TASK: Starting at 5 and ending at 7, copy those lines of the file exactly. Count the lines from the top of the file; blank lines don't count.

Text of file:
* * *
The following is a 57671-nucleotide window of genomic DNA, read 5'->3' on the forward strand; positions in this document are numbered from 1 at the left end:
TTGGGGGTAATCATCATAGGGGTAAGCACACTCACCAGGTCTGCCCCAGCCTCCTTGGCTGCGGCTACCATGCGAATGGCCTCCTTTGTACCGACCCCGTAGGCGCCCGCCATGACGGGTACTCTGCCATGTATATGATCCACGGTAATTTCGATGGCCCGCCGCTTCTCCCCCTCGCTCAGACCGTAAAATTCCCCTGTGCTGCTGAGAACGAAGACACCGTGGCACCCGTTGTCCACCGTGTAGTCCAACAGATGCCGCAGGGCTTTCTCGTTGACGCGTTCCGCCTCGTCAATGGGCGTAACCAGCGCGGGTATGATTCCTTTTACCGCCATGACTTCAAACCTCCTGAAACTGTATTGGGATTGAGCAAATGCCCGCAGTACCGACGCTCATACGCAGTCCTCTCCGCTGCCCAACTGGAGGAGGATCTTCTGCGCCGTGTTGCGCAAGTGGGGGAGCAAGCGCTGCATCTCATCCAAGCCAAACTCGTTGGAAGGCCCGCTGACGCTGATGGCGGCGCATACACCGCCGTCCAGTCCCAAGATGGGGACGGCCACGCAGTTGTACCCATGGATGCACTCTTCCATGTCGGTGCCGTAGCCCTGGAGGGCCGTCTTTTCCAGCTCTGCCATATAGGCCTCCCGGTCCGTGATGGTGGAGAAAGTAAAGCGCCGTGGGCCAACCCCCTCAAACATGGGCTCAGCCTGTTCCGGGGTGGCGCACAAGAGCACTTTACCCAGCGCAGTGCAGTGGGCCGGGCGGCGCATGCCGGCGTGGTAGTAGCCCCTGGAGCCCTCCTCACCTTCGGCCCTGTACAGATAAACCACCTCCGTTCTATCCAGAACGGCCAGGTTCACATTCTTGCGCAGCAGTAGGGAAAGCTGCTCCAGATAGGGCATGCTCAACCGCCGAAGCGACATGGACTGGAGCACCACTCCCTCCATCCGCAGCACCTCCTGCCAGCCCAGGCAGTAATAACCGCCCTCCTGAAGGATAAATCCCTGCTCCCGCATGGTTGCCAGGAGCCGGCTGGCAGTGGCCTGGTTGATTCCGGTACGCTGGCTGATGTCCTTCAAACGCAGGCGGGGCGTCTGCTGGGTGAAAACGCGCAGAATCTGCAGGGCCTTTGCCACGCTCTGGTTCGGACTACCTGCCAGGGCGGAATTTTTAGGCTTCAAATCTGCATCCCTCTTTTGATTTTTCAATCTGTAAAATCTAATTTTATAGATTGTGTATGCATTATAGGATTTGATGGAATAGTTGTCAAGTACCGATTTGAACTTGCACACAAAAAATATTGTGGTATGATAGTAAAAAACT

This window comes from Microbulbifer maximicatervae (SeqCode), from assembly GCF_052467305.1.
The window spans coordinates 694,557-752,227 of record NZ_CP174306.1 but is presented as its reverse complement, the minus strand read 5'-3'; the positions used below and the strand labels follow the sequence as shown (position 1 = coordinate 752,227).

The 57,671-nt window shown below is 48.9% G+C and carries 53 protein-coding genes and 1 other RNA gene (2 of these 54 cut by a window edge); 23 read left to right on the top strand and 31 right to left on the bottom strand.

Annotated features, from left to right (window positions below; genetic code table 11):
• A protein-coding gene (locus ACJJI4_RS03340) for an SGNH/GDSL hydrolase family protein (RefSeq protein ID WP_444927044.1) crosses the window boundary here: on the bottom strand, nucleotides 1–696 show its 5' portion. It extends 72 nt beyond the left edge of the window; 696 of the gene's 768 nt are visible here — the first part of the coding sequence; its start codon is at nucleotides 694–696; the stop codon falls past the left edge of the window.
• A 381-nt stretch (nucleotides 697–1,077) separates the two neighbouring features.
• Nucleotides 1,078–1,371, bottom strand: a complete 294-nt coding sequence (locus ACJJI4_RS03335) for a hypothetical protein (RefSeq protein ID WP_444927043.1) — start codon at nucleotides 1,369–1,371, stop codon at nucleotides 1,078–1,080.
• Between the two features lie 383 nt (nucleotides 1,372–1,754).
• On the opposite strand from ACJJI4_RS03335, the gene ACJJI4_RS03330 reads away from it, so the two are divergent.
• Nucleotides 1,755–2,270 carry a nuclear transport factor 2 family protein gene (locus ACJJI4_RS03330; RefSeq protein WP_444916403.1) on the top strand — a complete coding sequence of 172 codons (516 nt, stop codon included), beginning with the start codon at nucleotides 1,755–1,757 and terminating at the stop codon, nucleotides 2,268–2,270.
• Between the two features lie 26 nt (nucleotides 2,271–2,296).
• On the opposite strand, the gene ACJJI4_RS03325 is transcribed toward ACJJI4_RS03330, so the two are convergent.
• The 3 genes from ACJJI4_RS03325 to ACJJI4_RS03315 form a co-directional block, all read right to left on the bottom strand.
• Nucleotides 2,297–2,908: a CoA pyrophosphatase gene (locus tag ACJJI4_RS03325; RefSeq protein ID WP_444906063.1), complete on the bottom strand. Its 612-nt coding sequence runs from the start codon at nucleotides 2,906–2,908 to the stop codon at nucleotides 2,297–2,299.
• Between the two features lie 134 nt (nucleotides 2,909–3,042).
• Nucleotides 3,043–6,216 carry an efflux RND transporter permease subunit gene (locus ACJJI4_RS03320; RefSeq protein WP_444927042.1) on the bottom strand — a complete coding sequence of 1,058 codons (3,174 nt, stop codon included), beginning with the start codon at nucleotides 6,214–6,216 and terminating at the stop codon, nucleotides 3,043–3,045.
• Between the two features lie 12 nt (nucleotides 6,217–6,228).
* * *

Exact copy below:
The 57,671-nt window shown below is 48.9% G+C and carries 53 protein-coding genes and 1 other RNA gene (2 of these 54 cut by a window edge); 23 read left to right on the top strand and 31 right to left on the bottom strand.

Annotated features, from left to right (window positions below; genetic code table 11):
• A protein-coding gene (locus ACJJI4_RS03340) for an SGNH/GDSL hydrolase family protein (RefSeq protein ID WP_444927044.1) crosses the window boundary here: on the bottom strand, nucleotides 1–696 show its 5' portion. It extends 72 nt beyond the left edge of the window; 696 of the gene's 768 nt are visible here — the first part of the coding sequence; its start codon is at nucleotides 694–696; the stop codon falls past the left edge of the window.